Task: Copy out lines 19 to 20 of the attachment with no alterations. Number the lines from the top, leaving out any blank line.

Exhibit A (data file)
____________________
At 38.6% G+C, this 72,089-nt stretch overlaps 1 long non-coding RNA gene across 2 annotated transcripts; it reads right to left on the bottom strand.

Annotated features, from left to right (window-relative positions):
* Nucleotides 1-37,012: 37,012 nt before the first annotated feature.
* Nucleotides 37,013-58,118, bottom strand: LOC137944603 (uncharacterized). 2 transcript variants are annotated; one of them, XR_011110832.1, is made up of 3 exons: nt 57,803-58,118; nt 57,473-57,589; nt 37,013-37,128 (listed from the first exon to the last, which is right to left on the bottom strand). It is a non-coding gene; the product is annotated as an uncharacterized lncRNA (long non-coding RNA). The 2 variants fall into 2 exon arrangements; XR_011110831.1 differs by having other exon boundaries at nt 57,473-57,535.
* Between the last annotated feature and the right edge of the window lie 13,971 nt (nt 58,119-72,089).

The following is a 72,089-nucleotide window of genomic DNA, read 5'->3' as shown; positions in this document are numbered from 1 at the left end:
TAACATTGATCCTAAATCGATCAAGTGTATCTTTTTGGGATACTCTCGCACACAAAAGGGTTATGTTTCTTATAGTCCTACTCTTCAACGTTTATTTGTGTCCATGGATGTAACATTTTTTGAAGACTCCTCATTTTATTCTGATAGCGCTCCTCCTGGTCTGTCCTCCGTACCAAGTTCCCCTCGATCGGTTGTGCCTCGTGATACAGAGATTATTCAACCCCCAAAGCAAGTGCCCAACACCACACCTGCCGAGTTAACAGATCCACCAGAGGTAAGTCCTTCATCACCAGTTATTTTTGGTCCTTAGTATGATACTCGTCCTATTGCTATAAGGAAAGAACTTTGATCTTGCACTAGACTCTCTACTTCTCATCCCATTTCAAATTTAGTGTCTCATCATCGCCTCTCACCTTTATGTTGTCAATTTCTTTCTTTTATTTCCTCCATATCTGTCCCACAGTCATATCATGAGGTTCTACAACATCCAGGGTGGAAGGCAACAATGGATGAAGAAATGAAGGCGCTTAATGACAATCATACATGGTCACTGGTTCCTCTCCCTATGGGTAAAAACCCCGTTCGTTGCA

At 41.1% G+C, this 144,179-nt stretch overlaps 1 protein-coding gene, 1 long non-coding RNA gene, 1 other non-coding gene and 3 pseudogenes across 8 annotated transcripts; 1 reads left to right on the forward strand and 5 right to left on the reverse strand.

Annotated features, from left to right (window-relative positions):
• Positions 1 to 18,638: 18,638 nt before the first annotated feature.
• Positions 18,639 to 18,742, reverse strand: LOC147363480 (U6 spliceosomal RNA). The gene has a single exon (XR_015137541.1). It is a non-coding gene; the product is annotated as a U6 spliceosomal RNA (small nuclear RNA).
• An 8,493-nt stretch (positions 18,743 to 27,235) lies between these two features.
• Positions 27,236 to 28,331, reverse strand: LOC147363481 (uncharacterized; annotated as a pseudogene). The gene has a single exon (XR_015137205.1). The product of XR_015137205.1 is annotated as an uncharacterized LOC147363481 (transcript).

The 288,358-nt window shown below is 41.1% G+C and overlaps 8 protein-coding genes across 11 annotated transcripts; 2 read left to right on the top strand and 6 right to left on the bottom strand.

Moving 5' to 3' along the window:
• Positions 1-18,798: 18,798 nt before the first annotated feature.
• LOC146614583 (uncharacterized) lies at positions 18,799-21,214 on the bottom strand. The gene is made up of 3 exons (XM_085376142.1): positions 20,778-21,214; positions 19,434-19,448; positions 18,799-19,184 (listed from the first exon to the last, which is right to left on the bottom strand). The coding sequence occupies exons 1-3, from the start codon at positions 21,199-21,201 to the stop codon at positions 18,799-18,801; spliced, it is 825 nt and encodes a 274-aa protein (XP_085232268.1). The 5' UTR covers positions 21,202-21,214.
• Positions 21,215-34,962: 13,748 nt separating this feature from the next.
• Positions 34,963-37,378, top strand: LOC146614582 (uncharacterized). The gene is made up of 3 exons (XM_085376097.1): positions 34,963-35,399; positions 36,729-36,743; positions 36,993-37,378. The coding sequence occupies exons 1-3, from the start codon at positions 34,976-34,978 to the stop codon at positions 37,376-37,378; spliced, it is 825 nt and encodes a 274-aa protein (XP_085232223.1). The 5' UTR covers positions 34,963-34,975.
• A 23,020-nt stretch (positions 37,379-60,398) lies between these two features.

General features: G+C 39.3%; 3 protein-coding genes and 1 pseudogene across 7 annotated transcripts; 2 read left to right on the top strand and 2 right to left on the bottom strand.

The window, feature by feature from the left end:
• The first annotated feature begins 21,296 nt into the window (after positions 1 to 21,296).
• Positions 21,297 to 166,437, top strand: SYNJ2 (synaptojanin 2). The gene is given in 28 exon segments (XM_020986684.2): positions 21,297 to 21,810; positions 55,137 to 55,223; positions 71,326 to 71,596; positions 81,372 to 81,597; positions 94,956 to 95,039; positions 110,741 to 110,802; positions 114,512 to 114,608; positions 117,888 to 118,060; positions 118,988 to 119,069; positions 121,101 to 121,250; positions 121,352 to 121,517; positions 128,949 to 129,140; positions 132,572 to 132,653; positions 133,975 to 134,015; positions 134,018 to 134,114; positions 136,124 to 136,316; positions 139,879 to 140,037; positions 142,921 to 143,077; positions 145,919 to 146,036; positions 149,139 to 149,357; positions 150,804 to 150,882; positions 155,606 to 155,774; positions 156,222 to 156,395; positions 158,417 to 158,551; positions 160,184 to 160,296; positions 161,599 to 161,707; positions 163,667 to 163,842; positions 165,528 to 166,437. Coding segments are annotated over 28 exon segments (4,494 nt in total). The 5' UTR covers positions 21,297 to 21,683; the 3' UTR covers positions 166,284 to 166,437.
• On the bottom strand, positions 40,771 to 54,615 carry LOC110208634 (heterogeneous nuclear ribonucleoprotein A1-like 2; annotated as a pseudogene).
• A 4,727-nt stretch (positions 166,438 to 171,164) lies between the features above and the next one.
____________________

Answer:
• Positions 34,963-37,378, top strand: LOC146614582 (uncharacterized). The gene is made up of 3 exons (XM_085376097.1): positions 34,963-35,399; positions 36,729-36,743; positions 36,993-37,378. The coding sequence occupies exons 1-3, from the start codon at positions 34,976-34,978 to the stop codon at positions 37,376-37,378; spliced, it is 825 nt and encodes a 274-aa protein (XP_085232223.1). The 5' UTR covers positions 34,963-34,975.
• A 23,020-nt stretch (positions 37,379-60,398) lies between these two features.